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Posts by _Rick_V_

  And maybe that's part of the problem.   The problem for Amazon was: "We store all the relevant customer information we need.  How can we make it even easier for future purchases?"  And then from there, it's a relatively straightforward programming exercise.  How does become patentable?!   When Amazon announced this new feature, the world wasn't shocked at such a novel concept (it wasn't). Or that they implemented it, or any of that.  The world was shocked that they had...
    Yes, there is such thing as a Patent Troll.  Google it.   Yes, Amazon's "1-click patent" is a trivial obvious thing.  I don't care what they did to implement it, there's nothing there that suggests "wow, having a customer's billing and shipping on file is a novel idea!"
  Do you live underneath a cell tower?  ;-)
Two comments: 1) In my speed tests, I don't think I ever got 14Mbps download (Chicago area). I would guess that throttling peak downloads is probably not necessary for most parts. 2) "IOS consumes more data" -- yes, back in 2007 & 2008 when compared to other phones at the time, that was true. But today, I doubt an iPhone uses any more data than your average modern Android, given that they have essentially the same apps that live-updates as iOS does. That statement...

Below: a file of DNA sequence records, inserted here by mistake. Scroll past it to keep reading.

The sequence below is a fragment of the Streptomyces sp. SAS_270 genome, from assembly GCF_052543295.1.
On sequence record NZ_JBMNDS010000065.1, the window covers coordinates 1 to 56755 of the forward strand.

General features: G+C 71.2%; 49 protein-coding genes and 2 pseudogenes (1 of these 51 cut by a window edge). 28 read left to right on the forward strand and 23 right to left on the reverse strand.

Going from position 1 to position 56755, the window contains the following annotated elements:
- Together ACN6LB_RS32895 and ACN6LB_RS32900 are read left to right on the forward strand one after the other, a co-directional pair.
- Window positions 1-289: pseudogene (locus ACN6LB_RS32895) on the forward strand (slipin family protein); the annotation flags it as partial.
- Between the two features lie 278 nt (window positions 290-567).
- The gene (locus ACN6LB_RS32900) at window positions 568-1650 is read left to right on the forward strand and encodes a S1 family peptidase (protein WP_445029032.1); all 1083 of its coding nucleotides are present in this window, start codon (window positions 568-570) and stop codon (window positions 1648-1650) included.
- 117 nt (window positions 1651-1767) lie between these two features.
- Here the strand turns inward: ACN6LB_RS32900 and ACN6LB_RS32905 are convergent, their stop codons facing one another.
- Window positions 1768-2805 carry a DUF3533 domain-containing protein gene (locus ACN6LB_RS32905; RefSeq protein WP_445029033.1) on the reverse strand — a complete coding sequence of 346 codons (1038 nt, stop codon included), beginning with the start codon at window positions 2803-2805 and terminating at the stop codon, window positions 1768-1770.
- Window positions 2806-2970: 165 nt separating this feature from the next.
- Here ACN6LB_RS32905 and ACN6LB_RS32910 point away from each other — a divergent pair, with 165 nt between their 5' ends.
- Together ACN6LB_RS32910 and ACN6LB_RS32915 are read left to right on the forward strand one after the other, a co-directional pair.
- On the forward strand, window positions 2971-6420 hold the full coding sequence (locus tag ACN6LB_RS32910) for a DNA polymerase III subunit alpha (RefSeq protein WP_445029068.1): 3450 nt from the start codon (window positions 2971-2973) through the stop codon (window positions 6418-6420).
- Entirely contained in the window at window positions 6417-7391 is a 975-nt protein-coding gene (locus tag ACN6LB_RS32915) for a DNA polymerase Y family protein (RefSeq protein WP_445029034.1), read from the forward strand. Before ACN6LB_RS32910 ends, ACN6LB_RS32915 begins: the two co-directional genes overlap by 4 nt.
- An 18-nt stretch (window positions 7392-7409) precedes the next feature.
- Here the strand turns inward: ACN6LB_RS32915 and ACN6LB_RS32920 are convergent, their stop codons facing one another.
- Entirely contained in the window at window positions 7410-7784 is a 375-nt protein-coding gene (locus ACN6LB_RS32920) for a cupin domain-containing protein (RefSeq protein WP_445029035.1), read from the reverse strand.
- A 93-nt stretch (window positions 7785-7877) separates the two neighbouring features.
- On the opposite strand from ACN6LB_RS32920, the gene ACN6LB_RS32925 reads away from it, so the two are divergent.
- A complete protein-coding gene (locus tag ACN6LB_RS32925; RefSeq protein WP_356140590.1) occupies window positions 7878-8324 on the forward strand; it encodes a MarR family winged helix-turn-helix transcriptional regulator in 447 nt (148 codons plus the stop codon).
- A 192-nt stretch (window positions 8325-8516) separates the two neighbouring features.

Sounds like you need to do a "restore" on your iPhone.    I've had an issue once (long time ago, on a 3GS) where it was acting flaky.  Took it to the Apple Store and they told me to do that first.  As a matter of fact, it's their version of "take two aspirin and call me in the morning".   Apple's instructions: http://support.apple.com/kb/ht1414
  Of course it does!  For the 5 minutes you're in the bathroom, you're practicing anti-social behavior.  ;-)
Adding my voice to the chorus: "Shake to [something]" is dumb. Hard to use, except for when you didn't want it to. I always turn it off for any given app that supports it.
    As I mentioned originally, I pretty much agree with you.     I was only trying to point out that Apple and Microsoft and others aren't so cavalier about social engineering hacks (and that's a good thing). Take for example:   Every major browser will attempt to block phishing sites automatically via a daily downloaded blacklist, despite the fact that phishing is a classic pure example of social engineering. Apple's Xprotect system will block known trojans found in...
    My mother-in-law would fall for this scam.
    I don't know if I would go as far as calling it completely fallacious.    For example, most malware out there that relies on at least some bit of social engineering (think: phishing sites, or malware that parades as a free program for editing PDF’s).  That doesn’t mean that the browser is absolved of not blocking such phishing sites.  Or the OS from blocking known malware.   That said, in this particular case, I agree that this is a pretty edge-case scenario; unlikely...
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